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Safety First: Customized Fume Extraction Cabinet for Hormone manufacturer

We were asked to design, manufacture and install a special purpose-built Walk-in Fume Extraction Cabinet for a client. Safety was highlighted as a top priority in this project.

Fume Extraction Cabinets, sometimes also called Fume Cupboards or Fume Hoods, are fitted into laboratories to prevent the inhalation of harmful substances by workers.

During the briefing, our client explained that they would be working with hormones in the Fume Extraction Cabinet. As a result, we needed to ensure that anyone operating the cabinet, as well as the surrounding environment, would be well protected.

We focused on three main safety features in the design of the Fume Extraction Cabinet. One involved making sure that the work chamber in the cabinet would be kept under a constantly monitored negative pressure, meaning that any airborne particles would not be able to escape. This would ensure a barrier between the processes occurring in the cabinet and the laboratory staff.

The second feature involved the installation of special safe change filter housings, to protect service personnel, as well as the environment, from exposure to the hormones produced within the Fume Extraction Cabinet. Safe change filter housings allow the cabinet’s air filters to be replaced without anyone being exposed to the actual filters and any contaminants they may contain.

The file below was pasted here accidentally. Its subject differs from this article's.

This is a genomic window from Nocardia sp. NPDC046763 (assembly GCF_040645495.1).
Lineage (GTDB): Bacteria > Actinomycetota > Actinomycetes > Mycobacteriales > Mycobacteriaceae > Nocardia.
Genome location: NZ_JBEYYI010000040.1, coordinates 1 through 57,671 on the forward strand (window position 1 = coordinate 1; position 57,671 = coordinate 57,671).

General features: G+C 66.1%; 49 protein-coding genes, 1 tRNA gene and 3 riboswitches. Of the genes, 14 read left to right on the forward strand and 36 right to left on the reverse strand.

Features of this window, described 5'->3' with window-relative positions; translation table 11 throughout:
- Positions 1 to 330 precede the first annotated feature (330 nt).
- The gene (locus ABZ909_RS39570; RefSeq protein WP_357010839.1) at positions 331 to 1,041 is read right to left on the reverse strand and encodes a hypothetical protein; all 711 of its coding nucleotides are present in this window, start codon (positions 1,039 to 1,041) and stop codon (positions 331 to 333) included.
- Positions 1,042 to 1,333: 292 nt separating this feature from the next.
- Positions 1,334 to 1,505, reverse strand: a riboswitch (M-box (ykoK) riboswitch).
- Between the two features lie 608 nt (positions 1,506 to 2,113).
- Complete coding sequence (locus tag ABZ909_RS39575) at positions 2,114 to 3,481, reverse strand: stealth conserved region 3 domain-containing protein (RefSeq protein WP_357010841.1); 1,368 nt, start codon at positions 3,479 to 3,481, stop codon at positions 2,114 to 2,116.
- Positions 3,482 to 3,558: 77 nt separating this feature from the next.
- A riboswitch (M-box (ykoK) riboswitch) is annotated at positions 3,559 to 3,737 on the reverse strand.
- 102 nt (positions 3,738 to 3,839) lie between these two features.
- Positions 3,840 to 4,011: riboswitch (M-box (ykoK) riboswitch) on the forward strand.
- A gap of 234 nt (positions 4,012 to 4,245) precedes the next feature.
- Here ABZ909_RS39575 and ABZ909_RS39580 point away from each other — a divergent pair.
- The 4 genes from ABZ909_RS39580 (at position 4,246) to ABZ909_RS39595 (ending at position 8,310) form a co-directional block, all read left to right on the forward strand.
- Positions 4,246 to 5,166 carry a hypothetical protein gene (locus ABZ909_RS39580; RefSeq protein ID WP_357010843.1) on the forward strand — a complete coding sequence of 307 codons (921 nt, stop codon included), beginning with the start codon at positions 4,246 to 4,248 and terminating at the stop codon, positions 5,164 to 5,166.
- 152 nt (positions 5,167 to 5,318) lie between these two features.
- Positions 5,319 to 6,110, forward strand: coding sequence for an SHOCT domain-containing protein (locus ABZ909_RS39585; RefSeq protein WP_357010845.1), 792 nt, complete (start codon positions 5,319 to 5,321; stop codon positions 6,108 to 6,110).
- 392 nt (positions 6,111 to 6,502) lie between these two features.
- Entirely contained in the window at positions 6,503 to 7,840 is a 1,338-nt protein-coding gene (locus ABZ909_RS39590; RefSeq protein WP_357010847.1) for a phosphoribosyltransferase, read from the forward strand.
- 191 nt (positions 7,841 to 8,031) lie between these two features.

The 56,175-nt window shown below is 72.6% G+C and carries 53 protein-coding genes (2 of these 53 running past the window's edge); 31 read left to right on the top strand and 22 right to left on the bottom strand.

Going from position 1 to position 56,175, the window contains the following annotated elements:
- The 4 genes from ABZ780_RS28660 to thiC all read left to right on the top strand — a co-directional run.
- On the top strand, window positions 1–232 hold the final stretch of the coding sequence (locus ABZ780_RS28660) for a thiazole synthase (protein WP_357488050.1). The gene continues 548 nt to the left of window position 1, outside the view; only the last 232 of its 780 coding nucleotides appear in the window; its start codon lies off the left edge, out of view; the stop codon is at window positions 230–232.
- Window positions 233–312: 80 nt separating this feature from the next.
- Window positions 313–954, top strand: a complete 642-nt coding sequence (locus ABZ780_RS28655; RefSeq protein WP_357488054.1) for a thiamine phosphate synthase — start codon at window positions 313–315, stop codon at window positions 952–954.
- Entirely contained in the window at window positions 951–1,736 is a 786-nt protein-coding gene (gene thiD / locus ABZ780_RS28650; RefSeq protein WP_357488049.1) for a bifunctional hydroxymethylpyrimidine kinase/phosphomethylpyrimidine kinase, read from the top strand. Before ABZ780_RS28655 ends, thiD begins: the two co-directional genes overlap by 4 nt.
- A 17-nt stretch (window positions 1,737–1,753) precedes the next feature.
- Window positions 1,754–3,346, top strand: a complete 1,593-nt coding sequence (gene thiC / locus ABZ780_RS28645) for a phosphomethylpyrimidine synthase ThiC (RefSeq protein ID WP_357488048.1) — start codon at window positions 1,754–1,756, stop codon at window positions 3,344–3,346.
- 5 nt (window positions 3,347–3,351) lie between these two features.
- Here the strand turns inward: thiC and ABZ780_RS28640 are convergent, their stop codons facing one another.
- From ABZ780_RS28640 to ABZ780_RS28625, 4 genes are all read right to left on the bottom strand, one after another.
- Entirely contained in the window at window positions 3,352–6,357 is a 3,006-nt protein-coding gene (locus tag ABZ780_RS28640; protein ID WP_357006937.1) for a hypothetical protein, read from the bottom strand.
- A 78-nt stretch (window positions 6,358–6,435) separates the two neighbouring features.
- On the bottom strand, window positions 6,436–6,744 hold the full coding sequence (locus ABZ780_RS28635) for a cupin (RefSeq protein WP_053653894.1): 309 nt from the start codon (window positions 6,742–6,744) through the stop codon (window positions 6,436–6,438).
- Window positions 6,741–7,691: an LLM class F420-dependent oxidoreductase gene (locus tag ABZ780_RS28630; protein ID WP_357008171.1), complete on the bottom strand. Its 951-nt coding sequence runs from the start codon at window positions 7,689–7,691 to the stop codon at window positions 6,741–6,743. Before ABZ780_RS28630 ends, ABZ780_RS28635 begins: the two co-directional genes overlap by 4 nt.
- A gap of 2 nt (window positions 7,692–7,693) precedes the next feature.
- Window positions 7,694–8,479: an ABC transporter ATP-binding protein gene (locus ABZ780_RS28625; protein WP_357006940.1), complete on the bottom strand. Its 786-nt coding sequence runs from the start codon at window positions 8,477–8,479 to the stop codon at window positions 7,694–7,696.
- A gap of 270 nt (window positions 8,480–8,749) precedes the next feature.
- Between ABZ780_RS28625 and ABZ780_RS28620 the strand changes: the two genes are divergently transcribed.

Thirdly, in line with safety regulations, it was necessary to include a sump, which is a collection space for runoff liquids. We designed the sump to have a holding capacity that would exceed the volume of product being manipulated within the Fume Extraction Cabinet, ensuring safety even in the unlikely event of a product spill. The sump would also facilitate a wash-down of the cabinet between batches of different products.

Our client wanted to be able to control settings and make adjustments to the equipment housed inside the Fume Extraction Cabinet, which is a closed environment, as well. To make this possible, we installed glove ports in the toughened safety glass doors.

Once the Computer-Aided Design drawing plans were approved by the client, we proceeded to the manufacturing phase. Just 12 weeks later we were assembling the Walk-in Fume Extraction Cabinet on a building site that had been specially prepared for the unit.

By August 2015, our client’s laboratory was ready for operation. We carried out a full validation of the Walk-in Fume Extraction Cabinet and its filters, and our client began their production processes. We have since received feedback that they are very happy with the unit. 

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